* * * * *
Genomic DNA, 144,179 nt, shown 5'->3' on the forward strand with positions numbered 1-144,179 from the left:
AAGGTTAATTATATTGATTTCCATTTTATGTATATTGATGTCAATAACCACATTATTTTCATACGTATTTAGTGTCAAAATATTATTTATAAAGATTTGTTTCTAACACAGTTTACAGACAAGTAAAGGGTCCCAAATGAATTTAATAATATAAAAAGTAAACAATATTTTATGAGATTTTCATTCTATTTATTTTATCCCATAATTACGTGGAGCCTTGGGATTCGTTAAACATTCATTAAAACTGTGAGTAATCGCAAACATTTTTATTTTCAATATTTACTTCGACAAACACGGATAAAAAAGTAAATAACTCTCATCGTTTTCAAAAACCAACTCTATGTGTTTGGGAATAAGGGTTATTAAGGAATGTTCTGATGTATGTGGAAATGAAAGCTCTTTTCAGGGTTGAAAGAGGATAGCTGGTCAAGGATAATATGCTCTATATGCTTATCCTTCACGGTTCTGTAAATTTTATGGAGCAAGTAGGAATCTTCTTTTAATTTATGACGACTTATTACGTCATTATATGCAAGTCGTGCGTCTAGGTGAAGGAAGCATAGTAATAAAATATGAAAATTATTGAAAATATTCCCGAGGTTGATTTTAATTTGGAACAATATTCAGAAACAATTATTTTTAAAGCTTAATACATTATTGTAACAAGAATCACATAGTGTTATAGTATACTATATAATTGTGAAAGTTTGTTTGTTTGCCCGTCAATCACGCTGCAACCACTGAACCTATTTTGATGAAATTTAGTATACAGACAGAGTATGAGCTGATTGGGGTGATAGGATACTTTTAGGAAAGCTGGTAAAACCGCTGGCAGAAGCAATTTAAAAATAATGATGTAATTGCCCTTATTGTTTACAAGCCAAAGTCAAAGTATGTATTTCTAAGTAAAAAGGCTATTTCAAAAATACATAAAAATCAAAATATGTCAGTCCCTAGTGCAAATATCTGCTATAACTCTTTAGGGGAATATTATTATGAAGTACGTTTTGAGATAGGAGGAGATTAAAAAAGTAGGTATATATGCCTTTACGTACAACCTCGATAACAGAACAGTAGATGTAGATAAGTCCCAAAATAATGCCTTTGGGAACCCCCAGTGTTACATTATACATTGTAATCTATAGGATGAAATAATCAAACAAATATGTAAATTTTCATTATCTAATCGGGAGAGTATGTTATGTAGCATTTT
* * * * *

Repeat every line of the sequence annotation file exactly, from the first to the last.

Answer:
Genomic DNA, 144,179 nt, shown 5'->3' on the forward strand with positions numbered 1-144,179 from the left:
AAGGTTAATTATATTGATTTCCATTTTATGTATATTGATGTCAATAACCACATTATTTTCATACGTATTTAGTGTCAAAATATTATTTATAAAGATTTGTTTCTAACACAGTTTACAGACAAGTAAAGGGTCCCAAATGAATTTAATAATATAAAAAGTAAACAATATTTTATGAGATTTTCATTCTATTTATTTTATCCCATAATTACGTGGAGCCTTGGGATTCGTTAAACATTCATTAAAACTGTGAGTAATCGCAAACATTTTTATTTTCAATATTTACTTCGACAAACACGGATAAAAAAGTAAATAACTCTCATCGTTTTCAAAAACCAACTCTATGTGTTTGGGAATAAGGGTTATTAAGGAATGTTCTGATGTATGTGGAAATGAAAGCTCTTTTCAGGGTTGAAAGAGGATAGCTGGTCAAGGATAATATGCTCTATATGCTTATCCTTCACGGTTCTGTAAATTTTATGGAGCAAGTAGGAATCTTCTTTTAATTTATGACGACTTATTACGTCATTATATGCAAGTCGTGCGTCTAGGTGAAGGAAGCATAGTAATAAAATATGAAAATTATTGAAAATATTCCCGAGGTTGATTTTAATTTGGAACAATATTCAGAAACAATTATTTTTAAAGCTTAATACATTATTGTAACAAGAATCACATAGTGTTATAGTATACTATATAATTGTGAAAGTTTGTTTGTTTGCCCGTCAATCACGCTGCAACCACTGAACCTATTTTGATGAAATTTAGTATACAGACAGAGTATGAGCTGATTGGGGTGATAGGATACTTTTAGGAAAGCTGGTAAAACCGCTGGCAGAAGCAATTTAAAAATAATGATGTAATTGCCCTTATTGTTTACAAGCCAAAGTCAAAGTATGTATTTCTAAGTAAAAAGGCTATTTCAAAAATACATAAAAATCAAAATATGTCAGTCCCTAGTGCAAATATCTGCTATAACTCTTTAGGGGAATATTATTATGAAGTACGTTTTGAGATAGGAGGAGATTAAAAAAGTAGGTATATATGCCTTTACGTACAACCTCGATAACAGAACAGTAGATGTAGATAAGTCCCAAAATAATGCCTTTGGGAACCCCCAGTGTTACATTATACATTGTAATCTATAGGATGAAATAATCAAACAAATATGTAAATTTTCATTATCTAATCGGGAGAGTATGTTATGTAGCATTTT